JTAG : Pin Configuration, Working, Protocol Analyser, Timing Diagram & Its Applications

JTAG (Joint Test Action Group) is a well-established IEEE 1149.1 standard that was developed in the year 1980 to solve the manufacturing issues that occurred within electronic boards or printed circuit boards. This technology is used to provide enough test access for each complex board when test access was decreasing. Thus, boundary scan technology was launched & the JTAG standard or JTAG specification is established. The complexity of electronics has been increasing day by day, so the JTAG specification has become the accepted test format to test complicated & compact electronics units. This article discusses an overview of a JTAG protocol – working with applications.

What is JTAG?

The name which is given to the IEEE 1149.1 Standard Test Access Port as well as Boundary-Scan Architecture is known as JTAG (Joint Test Action Group). This boundary scan architecture is mostly used within computer processors because the first processor with JTAG was released by Intel. This IEEE standard simply defines how the circuitry of a computer is tested to confirm whether it is working correctly after the procedure of manufacturing. On the circuit boards, tests are performed to check the solder joints.


Joint Test Action Group provides a pins-out view for testers with every IC pad which helps in identifying any faults within a circuit board. Once this protocol is interfaced to a chip, this can attach a probe to the chip by allowing a developer to control the chip as well as its connections with other chips. The interface with the Joint Test Action group can also be used by Developers for copying the firmware to non-volatile memory in an electronic device.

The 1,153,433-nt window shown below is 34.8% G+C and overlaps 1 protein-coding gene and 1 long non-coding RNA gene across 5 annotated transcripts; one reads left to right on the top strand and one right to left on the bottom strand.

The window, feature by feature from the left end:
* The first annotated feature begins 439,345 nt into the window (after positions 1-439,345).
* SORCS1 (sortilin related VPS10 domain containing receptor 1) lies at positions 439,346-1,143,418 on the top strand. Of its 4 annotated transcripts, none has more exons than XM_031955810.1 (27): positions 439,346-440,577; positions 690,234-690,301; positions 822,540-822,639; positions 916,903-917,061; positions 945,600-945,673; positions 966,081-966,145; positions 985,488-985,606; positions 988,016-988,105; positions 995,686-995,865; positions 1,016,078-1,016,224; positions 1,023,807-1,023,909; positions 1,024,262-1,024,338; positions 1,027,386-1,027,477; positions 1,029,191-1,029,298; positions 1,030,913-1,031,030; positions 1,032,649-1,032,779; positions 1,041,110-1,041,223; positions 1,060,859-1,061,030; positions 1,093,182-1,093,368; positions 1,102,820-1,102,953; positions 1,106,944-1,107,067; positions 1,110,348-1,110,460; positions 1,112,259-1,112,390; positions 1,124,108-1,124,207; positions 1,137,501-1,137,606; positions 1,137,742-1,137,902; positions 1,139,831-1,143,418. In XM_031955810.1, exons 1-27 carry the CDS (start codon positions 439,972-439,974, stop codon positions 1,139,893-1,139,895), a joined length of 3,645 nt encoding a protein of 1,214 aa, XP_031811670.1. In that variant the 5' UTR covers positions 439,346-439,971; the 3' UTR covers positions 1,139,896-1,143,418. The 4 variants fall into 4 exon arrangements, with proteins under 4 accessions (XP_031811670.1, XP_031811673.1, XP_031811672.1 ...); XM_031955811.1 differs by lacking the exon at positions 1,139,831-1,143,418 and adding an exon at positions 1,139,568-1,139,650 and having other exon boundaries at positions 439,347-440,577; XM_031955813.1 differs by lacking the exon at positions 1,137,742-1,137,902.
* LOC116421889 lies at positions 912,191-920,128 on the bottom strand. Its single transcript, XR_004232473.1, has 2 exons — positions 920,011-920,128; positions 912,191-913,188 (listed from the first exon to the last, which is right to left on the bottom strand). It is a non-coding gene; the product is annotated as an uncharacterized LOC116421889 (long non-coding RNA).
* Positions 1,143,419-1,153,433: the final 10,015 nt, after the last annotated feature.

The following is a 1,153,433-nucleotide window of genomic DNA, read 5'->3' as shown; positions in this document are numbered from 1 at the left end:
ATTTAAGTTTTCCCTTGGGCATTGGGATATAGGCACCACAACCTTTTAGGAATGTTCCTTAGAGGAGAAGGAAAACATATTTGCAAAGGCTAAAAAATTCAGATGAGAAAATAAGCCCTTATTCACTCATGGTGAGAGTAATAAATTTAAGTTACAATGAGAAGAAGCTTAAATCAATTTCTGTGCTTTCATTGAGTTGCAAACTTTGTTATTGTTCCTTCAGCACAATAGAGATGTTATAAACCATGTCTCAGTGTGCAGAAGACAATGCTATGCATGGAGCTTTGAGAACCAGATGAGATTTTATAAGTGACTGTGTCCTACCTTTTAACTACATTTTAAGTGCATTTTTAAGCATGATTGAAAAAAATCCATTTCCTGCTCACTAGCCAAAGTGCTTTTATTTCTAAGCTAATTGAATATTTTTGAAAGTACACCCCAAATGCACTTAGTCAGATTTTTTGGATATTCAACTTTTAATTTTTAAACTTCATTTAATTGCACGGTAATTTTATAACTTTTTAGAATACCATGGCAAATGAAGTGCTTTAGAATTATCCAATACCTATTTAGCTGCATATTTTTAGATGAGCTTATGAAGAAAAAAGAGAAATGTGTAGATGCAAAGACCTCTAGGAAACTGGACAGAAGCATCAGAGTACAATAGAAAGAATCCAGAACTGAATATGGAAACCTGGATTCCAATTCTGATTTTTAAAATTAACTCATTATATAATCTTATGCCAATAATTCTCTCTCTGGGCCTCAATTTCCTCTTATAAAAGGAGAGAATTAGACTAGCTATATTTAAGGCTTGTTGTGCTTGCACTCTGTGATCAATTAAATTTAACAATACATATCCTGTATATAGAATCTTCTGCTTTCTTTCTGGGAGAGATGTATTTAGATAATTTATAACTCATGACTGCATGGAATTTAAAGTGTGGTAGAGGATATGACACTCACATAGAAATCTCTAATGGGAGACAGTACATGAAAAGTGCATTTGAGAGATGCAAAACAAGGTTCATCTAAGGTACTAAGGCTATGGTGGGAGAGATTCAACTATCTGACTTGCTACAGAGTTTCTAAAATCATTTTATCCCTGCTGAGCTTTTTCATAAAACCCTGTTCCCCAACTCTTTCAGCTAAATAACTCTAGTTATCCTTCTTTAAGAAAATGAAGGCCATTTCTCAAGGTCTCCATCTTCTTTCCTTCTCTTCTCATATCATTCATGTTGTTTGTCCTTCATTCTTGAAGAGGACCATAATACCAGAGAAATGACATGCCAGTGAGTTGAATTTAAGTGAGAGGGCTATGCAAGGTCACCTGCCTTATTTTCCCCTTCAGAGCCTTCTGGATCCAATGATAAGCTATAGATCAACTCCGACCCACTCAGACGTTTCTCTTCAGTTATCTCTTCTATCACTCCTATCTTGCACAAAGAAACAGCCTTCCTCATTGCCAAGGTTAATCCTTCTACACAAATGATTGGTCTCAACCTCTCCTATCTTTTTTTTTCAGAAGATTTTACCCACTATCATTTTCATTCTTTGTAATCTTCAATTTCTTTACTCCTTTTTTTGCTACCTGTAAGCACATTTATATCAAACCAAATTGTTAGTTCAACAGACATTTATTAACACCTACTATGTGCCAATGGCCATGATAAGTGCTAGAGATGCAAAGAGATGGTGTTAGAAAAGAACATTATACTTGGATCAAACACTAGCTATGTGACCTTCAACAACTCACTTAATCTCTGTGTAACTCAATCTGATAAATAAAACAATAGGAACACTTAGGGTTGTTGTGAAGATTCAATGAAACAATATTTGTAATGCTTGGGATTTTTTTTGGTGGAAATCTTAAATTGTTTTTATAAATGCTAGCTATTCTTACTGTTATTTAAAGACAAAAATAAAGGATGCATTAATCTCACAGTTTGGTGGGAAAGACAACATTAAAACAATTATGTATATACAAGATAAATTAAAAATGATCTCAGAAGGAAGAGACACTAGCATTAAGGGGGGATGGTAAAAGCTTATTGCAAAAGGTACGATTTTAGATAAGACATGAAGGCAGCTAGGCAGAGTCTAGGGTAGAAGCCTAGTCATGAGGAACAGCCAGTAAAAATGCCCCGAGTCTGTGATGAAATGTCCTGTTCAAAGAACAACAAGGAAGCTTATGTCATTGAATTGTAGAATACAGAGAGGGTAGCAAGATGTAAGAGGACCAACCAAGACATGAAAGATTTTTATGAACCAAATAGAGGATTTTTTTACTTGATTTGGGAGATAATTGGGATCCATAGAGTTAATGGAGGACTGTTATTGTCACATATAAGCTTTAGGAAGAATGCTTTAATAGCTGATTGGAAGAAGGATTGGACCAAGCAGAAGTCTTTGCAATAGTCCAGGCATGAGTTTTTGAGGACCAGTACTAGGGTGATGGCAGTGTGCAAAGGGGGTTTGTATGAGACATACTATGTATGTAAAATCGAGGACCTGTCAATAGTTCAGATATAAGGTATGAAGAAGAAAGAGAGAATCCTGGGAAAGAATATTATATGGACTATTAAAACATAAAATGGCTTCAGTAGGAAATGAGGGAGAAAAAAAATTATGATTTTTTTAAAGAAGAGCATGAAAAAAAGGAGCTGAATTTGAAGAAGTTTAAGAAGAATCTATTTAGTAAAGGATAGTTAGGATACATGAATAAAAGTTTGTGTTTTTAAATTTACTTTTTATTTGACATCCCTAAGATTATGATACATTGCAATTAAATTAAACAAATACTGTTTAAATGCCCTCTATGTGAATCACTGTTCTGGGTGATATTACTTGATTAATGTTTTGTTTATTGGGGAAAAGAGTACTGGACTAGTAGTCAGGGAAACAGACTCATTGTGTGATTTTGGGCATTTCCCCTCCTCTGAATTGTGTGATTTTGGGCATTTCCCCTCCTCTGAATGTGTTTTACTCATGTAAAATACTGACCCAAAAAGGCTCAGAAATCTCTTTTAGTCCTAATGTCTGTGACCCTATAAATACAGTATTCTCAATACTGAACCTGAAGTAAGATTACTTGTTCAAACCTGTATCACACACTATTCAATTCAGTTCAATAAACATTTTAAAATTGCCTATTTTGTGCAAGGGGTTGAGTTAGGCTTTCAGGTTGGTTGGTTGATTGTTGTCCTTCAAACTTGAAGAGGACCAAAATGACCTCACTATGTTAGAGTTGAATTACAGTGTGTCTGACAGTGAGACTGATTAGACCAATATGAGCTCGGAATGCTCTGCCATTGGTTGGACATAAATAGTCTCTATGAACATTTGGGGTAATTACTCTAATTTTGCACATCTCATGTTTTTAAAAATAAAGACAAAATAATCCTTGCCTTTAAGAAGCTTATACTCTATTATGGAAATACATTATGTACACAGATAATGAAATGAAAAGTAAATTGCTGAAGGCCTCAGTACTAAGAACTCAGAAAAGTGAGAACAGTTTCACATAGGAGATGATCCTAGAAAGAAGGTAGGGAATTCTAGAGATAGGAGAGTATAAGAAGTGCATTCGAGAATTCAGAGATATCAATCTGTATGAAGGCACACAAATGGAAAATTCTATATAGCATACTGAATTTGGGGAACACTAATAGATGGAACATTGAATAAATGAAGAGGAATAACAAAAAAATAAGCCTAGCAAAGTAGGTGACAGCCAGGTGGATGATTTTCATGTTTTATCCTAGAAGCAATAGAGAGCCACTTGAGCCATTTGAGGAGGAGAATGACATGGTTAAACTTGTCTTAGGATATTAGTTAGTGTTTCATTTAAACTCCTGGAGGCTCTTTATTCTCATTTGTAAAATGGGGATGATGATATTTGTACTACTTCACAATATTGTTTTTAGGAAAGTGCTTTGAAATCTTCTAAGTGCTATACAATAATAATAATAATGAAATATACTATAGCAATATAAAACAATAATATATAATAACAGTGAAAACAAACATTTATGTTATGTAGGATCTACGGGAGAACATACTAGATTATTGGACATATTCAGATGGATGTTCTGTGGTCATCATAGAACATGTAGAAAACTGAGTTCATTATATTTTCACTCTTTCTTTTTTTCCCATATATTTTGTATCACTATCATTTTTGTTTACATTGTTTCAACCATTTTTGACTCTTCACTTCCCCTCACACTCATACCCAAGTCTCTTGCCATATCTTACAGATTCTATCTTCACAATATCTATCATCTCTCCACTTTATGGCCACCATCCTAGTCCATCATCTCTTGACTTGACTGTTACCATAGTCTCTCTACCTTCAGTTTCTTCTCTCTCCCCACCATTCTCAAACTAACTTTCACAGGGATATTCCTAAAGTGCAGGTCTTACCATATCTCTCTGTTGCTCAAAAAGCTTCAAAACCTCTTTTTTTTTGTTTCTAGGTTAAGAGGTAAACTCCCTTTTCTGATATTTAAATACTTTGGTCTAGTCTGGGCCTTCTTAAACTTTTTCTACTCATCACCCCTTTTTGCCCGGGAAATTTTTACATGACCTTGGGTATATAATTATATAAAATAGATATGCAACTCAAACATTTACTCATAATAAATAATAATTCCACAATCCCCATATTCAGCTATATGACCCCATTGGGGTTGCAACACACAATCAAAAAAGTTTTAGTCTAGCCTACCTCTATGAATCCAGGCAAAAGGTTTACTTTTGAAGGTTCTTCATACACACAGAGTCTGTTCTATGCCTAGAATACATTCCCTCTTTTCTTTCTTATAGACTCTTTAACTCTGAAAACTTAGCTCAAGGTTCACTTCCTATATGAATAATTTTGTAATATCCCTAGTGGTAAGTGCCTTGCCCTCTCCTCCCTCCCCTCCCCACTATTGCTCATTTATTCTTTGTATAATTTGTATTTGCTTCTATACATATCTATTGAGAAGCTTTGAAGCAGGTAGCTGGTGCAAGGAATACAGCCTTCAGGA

Configuration/Pin Out

The Joint Test Action Group includes 20-pins where each pin and its function are discussed below.

JTAG Pin Out
JTAG Pin Out

Pin1 (VTref): This is the target reference voltage pin that is used to connect to the main power supply of the target which ranges from 1.5 to 5.0VDC.

Pin2 (Vsupply): This is the target supply voltage that is used to connect the main voltage supply of target 1.5VDC – 5.0VDC.

Pin3 (nTRST): This is a test reset pin that is used to reset the state machine of the TAP controller.

Pins (4, 6, 8, 10, 12, 14, 16, 18 & 20): These are common GND pins.

Pin5 (TDI): This is Test Data In the pin. This data is shifted into the target device. This pin must be pulled up on a defined condition on the target board.

Pin7 (TMS): This is the Test Mode State pin that is pulled to determine the next condition of the state machine of the TAP controller.

Pin9 (TCK): This is a test clock pin that synchronizes the internal state machine operations in the TAP controller.

Pin11 (RTCK): This is the Input Return TCK pin that is used in devices that supports adaptive clocking.

Pin13 (TDO): This is the Test Data Out pin, so the data is moved out of the target device into the Flyswatter.

Pin15 (nSRST): This is the Target System Reset pin which is connected to the main reset signal of the target.

Pins 17 & 19 (NC): These are not connected pins.

JTAG Working

The JTAG’s original use is for boundary testing. Here, is a simple printed circuit board including two ICs like CPU & FPGA. A typical board may include many ICs. In general, ICs include many pins which are connected jointly with many connections. Here, in the following diagram, only four connections are shown.

Electronic Board with two ICs
Electronic Board with two ICs

So if you design many boards where every board has thousands of connections. In that, there are some bad boards. So we need to check which board is working and which is not working. For that, the Joint Test Action Group was designed.

JTAG with Electronic Board
JTAG with Electronic Board

This protocol can use the control pins of all the chips but in the following diagram, the Joint Test Action Group is going to make all the output pins of the CPU & all the input pins of FPGA. After that, by transmitting some amount of data from the pins of the CPU & reading the values of the pins from the FPGA, JTAG states that the connections of the PCB board are fine.